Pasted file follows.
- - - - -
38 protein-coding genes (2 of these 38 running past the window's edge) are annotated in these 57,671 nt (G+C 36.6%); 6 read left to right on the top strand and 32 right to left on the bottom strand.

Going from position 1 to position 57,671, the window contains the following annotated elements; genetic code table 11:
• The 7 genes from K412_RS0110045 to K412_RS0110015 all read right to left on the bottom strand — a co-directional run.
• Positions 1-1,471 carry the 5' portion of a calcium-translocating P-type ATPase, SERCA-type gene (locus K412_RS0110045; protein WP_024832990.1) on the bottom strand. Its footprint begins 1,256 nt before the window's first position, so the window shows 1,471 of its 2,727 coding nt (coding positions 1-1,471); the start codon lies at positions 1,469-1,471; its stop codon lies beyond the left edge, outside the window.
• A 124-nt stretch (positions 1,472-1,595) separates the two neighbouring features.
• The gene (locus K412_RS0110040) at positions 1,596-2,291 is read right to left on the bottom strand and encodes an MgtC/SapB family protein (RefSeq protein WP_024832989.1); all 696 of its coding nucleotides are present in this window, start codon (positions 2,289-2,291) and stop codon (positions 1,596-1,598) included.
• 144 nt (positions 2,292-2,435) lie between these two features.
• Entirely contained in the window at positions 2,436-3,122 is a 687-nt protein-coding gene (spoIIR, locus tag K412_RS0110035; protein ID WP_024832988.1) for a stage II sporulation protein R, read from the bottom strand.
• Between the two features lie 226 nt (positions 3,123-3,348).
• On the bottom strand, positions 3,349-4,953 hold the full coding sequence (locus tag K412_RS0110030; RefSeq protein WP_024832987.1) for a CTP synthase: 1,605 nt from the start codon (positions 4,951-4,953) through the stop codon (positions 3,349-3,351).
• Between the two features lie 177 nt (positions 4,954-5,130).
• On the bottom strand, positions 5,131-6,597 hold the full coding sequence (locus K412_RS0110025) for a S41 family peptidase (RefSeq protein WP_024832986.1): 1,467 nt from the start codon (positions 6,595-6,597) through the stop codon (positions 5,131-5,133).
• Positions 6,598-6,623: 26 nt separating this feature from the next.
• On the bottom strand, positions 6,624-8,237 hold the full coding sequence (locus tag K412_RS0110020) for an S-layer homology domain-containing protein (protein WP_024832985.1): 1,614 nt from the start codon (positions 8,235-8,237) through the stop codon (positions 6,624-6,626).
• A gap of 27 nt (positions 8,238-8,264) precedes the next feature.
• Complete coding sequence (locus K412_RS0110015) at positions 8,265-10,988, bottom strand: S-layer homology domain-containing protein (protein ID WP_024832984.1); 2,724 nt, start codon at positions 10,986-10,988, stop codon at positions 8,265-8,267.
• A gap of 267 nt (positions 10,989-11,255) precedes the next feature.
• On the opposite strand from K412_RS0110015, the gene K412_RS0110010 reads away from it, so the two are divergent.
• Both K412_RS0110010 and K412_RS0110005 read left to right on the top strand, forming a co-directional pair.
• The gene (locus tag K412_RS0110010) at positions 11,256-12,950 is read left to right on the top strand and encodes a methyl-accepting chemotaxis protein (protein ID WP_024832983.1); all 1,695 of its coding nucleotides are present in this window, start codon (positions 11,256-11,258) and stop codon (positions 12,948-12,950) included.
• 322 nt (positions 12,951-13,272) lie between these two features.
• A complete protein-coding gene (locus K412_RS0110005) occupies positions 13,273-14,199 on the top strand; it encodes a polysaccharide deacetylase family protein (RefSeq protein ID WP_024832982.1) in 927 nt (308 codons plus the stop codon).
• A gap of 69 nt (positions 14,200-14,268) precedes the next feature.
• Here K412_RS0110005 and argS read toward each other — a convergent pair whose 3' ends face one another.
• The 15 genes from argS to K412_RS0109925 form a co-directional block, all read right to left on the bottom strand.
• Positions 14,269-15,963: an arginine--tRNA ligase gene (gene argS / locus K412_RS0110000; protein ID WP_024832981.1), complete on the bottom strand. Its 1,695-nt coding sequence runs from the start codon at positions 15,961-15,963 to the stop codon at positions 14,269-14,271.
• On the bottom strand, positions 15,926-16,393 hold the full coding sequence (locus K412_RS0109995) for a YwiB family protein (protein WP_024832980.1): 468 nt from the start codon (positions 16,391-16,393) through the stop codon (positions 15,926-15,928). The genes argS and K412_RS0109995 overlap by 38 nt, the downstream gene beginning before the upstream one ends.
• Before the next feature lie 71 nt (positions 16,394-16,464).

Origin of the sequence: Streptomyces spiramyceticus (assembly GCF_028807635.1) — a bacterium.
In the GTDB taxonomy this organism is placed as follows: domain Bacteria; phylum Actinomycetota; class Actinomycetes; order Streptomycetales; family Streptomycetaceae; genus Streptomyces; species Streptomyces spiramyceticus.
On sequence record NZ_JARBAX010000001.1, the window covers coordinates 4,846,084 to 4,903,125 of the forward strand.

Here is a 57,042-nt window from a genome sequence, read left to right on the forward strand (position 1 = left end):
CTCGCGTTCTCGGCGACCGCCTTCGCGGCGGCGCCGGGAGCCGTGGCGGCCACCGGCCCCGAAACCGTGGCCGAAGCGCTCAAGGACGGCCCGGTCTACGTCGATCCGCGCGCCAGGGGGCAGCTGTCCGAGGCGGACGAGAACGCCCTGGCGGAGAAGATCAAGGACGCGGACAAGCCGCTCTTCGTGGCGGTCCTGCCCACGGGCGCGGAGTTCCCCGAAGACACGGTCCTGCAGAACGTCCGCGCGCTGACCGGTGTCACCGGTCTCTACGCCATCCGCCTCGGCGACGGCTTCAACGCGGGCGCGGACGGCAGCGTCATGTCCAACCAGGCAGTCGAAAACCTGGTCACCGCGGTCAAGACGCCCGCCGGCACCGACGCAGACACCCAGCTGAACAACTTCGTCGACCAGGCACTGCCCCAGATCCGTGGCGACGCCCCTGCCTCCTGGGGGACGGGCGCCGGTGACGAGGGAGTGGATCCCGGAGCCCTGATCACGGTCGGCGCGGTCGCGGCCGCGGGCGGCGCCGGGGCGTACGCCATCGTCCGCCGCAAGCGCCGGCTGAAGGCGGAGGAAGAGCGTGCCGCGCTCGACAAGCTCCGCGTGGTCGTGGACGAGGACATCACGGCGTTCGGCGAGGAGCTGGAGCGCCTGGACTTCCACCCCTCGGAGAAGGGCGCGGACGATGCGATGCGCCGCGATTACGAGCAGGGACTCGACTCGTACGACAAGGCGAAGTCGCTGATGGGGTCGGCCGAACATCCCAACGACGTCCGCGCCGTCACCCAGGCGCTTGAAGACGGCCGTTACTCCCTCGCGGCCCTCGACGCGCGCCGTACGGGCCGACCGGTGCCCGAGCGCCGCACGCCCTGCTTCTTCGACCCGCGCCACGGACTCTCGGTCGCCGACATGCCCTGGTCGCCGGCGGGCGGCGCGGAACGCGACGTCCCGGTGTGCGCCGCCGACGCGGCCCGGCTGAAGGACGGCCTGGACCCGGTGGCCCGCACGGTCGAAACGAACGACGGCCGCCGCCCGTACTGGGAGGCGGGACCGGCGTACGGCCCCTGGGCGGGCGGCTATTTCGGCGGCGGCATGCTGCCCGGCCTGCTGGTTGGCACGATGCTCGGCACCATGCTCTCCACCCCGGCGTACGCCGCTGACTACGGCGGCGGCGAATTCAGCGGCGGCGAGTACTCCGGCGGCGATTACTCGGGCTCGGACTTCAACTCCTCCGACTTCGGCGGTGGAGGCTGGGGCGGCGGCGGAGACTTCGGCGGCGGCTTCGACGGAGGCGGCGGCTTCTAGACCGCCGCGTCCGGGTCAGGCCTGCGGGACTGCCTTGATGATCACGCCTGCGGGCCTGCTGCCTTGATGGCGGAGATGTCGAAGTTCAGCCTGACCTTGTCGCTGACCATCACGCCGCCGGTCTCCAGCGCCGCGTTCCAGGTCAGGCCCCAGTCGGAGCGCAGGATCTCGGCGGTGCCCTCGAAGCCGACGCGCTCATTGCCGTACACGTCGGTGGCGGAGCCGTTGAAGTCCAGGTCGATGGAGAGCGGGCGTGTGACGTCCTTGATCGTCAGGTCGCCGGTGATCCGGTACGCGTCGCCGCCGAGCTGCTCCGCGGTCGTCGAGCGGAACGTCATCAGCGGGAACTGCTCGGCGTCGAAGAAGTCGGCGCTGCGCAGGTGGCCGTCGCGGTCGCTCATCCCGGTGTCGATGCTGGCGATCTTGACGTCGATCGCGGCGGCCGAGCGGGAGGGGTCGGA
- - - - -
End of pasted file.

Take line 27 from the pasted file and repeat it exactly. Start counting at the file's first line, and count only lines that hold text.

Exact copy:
• On the bottom strand, positions 15,926-16,393 hold the full coding sequence (locus K412_RS0109995) for a YwiB family protein (protein WP_024832980.1): 468 nt from the start codon (positions 16,391-16,393) through the stop codon (positions 15,926-15,928). The genes argS and K412_RS0109995 overlap by 38 nt, the downstream gene beginning before the upstream one ends.